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This encourages natural breastfeeding instincts and gives baby more control over moving his or her head. This positions helps to reduce latching problems and early unintended stopping of breastfeeding. Find a bed or couch where you can lean back, semi–reclined and place baby on your chest. Gravity will keep baby in position.
This allows you to rest while your baby nurses and is good for mothers who have had a cesarean birth. Lie on your side with your baby facing you. Pull baby close and guide his/her mouth to your nipple.
This is a common position that is comfortable for most mothers. Hold your baby’s head on your forearm and his/her whole body facing you.
This is good for premature babies or babies who are having trouble latching on. Hold your baby along the opposite arm from the breast you are using. Support your baby’s head with the palm of your hand at the base of his/ her head. Note that your hand is not putting pressure against the back of baby’s head.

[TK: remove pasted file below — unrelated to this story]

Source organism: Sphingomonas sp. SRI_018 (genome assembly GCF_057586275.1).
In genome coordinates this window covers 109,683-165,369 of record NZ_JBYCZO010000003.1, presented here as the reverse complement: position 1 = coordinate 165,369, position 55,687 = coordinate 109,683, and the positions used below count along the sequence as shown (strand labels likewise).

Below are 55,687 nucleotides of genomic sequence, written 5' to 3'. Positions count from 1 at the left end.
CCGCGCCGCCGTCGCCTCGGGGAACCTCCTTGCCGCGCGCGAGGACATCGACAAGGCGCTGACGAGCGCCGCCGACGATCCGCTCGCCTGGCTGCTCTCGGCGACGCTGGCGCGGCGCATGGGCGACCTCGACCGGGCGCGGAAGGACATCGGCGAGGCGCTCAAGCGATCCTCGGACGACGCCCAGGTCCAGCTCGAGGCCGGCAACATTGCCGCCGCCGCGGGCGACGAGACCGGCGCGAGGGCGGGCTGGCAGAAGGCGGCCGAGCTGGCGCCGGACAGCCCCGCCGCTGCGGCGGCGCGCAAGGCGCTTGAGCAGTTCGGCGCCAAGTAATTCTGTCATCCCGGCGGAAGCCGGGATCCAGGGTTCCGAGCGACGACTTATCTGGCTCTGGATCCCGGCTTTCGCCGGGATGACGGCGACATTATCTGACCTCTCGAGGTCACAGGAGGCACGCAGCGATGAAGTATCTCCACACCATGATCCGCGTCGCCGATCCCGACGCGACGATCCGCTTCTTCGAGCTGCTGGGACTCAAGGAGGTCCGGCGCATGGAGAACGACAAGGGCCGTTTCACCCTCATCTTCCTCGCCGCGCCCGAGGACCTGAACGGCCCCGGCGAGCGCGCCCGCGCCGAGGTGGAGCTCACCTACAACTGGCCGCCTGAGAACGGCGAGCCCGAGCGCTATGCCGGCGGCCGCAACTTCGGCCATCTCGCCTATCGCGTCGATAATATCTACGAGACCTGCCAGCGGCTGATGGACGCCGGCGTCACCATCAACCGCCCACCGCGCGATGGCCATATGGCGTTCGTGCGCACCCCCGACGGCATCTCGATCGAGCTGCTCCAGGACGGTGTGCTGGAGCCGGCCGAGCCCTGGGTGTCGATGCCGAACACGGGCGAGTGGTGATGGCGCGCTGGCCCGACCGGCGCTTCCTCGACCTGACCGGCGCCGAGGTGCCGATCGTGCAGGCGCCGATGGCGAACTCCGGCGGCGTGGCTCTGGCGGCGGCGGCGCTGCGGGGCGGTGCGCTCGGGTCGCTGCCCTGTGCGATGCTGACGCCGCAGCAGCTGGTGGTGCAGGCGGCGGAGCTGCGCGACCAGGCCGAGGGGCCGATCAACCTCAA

This hold is good for mothers with large breasts or inverted nipples. Hold your baby at your side, lying on his/her back, with baby’s head at the level of your nipple. Support your baby’s head with the palm of your hand at the base of his/her head.
This post was last updated on December 17th, 2020 at 1:46 PM
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